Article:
By the way, House Speaker Thom Tillis (R. NC), who's long been speculated to run against Hagan, has been raising a lot of money:Environmentalists are spoofing AT&T's "It's not complicated" advertising campaign in a new series of big-dollar messages thanking Democratic senators for their votes in March against budget amendments that they believed would have weakened the Clean Air Act.
"What's better: More industrial carbon pollution that leads to more asthma attacks or less industrial carbon pollution that leads to less asthma attacks?" a man in a blue suit asks to four children sitting around a small table in a new ad unveiled today by the Environmental Defense Fund.
Predictably, the children say "less," as they detail their own asthma ailments.
Telecommunications giant AT&T has repeatedly shown a businessman quizzing children about the benefits of being bigger and faster in recent ads.
The five new ads released by the Environmental Defense Fund specifically single out Sens. Kay Hagan, D-N.C.; Tim Kaine, D-Va.; Claire McCaskill, D-Mo.; Jeanne Shaheen, D-N.H.; and Mark Warner, D-Va. as worthy of thanks.
Environmental Defense Fund spokeswoman Sharyn Stein told the Center for Public Integrity that the media buy would be "six figures." - The Center For Public Integrity, 4/29/13
But some of Tillis colleagues think he should stay focused on his current job:House Speaker Thom Tillis will be raising campaign cash at a $250-per-plate fundraiser next week, although the money won't go toward a much rumored U.S. Senate run, a spokesman said Monday.
The May 6 fundraiser at the Cardinal Club in downtown Raleigh will feature Lt. Gov. Dan Forest, according to an invitation to the event. Guests for the lunchtime affair will be asked for $250, with donations running up to $2,000 for "hosts" and proceeds going to benefit the Committee to Elect Thom Tillis.
Tillis has said he has term-limited himself both as House Speaker and a member of the General Assembly. He is widely believed to be running for the U.S. Senate seat currently held by Democrat Kay Hagan, which is up for election in 2014. - WRAL, 4/30/13
The North Carolina Democratic Party recently released a memo explaining how Hagan's chances at winning re-election are in her favor as the North Carolina struggles to find a strong candidate:
In an unvarnished speech, Republican state Rep. Larry Pittman recently expressed doubts about the House speaker's conservative credentials, saying Thom Tillis' possible U.S. Senate bid is making it difficult to push legislation.
"I was proud to vote for Thom Tillis to be the speaker again, when we got back up there this year," Pittman told a crowd of activists in a video posted online. "Because last session, he was great. ... But, now he's running for U.S. Senate, or planning to, things have changed.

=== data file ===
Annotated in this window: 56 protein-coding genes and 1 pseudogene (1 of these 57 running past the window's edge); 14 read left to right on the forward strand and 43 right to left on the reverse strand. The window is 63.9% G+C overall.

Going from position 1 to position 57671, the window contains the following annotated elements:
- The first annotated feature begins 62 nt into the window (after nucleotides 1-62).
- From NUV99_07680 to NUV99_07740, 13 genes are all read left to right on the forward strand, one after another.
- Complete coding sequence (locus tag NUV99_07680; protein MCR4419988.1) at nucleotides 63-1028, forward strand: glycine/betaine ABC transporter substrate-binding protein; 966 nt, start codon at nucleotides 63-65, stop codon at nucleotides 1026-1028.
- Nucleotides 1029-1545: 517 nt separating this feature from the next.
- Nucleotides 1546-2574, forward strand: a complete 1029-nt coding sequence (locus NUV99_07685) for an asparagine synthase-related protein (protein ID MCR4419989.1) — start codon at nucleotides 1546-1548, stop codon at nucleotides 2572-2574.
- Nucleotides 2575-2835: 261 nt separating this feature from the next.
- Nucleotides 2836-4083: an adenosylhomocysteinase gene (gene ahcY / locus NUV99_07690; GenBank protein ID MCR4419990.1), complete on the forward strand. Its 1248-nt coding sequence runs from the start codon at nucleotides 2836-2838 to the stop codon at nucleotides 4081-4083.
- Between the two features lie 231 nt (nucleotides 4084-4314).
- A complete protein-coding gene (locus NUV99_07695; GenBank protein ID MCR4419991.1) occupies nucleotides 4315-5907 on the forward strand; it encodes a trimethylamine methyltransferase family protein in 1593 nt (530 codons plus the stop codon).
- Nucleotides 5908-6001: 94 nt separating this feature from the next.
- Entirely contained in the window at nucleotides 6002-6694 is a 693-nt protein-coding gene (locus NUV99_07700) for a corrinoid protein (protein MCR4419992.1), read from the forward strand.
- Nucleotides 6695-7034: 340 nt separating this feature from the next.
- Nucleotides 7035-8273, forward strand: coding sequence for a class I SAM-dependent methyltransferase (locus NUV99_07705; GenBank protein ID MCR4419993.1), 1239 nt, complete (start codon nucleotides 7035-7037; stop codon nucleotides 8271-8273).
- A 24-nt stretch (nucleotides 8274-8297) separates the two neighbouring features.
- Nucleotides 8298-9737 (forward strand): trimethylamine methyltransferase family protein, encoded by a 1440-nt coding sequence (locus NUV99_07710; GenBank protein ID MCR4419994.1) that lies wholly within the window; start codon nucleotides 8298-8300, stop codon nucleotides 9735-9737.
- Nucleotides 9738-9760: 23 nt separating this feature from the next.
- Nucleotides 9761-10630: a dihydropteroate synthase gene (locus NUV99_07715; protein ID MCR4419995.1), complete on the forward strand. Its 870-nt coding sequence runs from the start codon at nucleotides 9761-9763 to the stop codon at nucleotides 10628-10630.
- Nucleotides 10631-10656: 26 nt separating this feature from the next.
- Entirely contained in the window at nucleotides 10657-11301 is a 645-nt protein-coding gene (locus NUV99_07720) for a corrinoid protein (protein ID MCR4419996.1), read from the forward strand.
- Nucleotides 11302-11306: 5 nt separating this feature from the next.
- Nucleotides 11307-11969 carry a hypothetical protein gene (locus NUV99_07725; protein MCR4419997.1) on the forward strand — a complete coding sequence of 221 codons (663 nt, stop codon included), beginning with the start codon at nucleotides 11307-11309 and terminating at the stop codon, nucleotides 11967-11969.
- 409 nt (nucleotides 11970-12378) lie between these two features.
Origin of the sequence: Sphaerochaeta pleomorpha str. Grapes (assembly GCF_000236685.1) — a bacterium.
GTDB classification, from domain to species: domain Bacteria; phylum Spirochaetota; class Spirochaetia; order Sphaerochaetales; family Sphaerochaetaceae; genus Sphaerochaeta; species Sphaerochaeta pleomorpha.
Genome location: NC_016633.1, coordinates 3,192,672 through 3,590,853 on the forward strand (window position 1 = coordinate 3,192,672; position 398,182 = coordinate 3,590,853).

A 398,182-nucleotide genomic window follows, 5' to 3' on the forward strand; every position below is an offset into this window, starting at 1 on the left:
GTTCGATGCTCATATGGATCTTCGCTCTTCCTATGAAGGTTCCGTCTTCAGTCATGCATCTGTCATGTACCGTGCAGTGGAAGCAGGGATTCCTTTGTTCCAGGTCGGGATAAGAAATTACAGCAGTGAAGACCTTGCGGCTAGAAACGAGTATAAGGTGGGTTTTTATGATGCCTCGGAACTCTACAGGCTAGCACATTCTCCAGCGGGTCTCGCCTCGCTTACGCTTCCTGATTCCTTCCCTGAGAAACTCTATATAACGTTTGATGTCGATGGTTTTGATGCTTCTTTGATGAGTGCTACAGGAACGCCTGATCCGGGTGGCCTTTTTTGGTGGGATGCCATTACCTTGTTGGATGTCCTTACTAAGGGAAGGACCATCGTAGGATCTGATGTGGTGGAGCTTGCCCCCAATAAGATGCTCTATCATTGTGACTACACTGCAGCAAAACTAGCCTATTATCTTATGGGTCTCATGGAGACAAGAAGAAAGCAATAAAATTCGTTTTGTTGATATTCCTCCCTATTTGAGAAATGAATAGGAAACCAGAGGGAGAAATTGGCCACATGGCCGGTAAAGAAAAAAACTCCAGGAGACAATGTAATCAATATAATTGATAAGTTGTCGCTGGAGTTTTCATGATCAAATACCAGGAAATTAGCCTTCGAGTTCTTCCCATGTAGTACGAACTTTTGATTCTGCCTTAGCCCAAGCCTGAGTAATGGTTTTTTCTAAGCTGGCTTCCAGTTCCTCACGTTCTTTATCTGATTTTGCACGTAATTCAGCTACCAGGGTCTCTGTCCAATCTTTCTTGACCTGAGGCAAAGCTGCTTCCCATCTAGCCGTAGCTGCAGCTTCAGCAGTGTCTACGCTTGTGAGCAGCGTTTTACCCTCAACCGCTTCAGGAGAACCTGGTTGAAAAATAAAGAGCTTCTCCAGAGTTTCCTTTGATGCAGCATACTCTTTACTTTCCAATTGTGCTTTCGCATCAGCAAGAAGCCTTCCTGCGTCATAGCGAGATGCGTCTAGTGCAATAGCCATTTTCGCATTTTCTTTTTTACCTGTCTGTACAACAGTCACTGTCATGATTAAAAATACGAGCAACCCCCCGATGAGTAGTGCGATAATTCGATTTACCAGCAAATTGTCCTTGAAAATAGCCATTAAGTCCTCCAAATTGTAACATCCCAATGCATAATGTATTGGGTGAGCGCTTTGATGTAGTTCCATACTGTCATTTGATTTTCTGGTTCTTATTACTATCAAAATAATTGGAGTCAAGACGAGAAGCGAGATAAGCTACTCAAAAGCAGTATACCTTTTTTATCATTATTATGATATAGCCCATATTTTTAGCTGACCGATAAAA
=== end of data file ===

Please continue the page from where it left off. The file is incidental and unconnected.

"They tell us all the time about how bad it was when they were in the minority and the Democratic leadership wouldn't let them get their bills moved or anything. Well now the constitutional conservatives, the Republican part of the House, knows what that's like." (See video above, starting at 11 minute mark.)
Pittman, a Concord lawmaker in his second term, said the speaker's office pressured Rep. Carl Ford to drop a resolution he sponsored that asserted North Carolina's right to establish its own religion. Tillis declared the bill dead shortly after it was introduced. "Carl was told very plainly you will withdraw this ... if you want any of your other bills passed," Pittman said. "That's exactly what he was told."
The strong words are not likely to earn Pittman, who often appears out of step with most Republicans, any friends in the House leadership. And he prefaced them with a warning: "I'm potentially getting myself in real trouble telling you this stuff," he told the crowd. "Because, the speaker's office doesn't want you knowing this stuff. So I'm in trouble, right now. Because I'm sure it'll get to him. It means probably none of my bills will go anywhere, but they're not going anywhere anyway. So that's the kind of thing that's happening. It really amazed me."
A person in the crowd thanked Pittman. The video was posted on YouTube. - Charlotte News Observer, 4/30/13
To: Interested PartiesState Senate Leader Phil Berger (R. NC) is also highly speculated to run against Hagan next year. With Tillis and Berger being both from the North Carolina state legislator, their candidacies could work in Hagan's favor:
From: Ben Ray, North Carolina Democratic Party
Re: State of the Senate Race
Just over one year from the Republican primary, two things are clear: Republicans aren’t going to get their strongest potential candidates, and whoever emerges from their primary field to face Senator Hagan will be battered and broke.
The GOP field has already suffered several setbacks, with Congressmen George Holding and Patrick McHenry each announcing that they would pass on the race. Holding has substantial personal wealth, and McHenry consistently performed well in public polling. With the failure of a top-tier candidate to materialize, the NRSC is left facing a cavalry charge of candidates unprepared for the challenges ahead.
Speaker of the House Thom Tillis is facing a disaster at his oft-neglected day job, where his handpicked Finance Committee chairman has introduced a bill to do away with North Carolina’s lobbyist gift ban and loosen disclosure laws. Tillis has a sordid history with lobbyists, and is already known for giving two staffers, including his then-chief of staff, taxpayer-funded golden parachutes after they were revealed to be having inappropriate romantic relationships with lobbyists and resigned.
Speaker Tillis also presided over the midnight vote to defund Planned Parenthood in North Carolina, is using a committee to kill North Carolina’s Equal Pay legislation, and has been the point man on extreme efforts to restrict North Carolinians’ voting rights. It’s no wonder Tillis has already gone begging for help from Washington, D.C.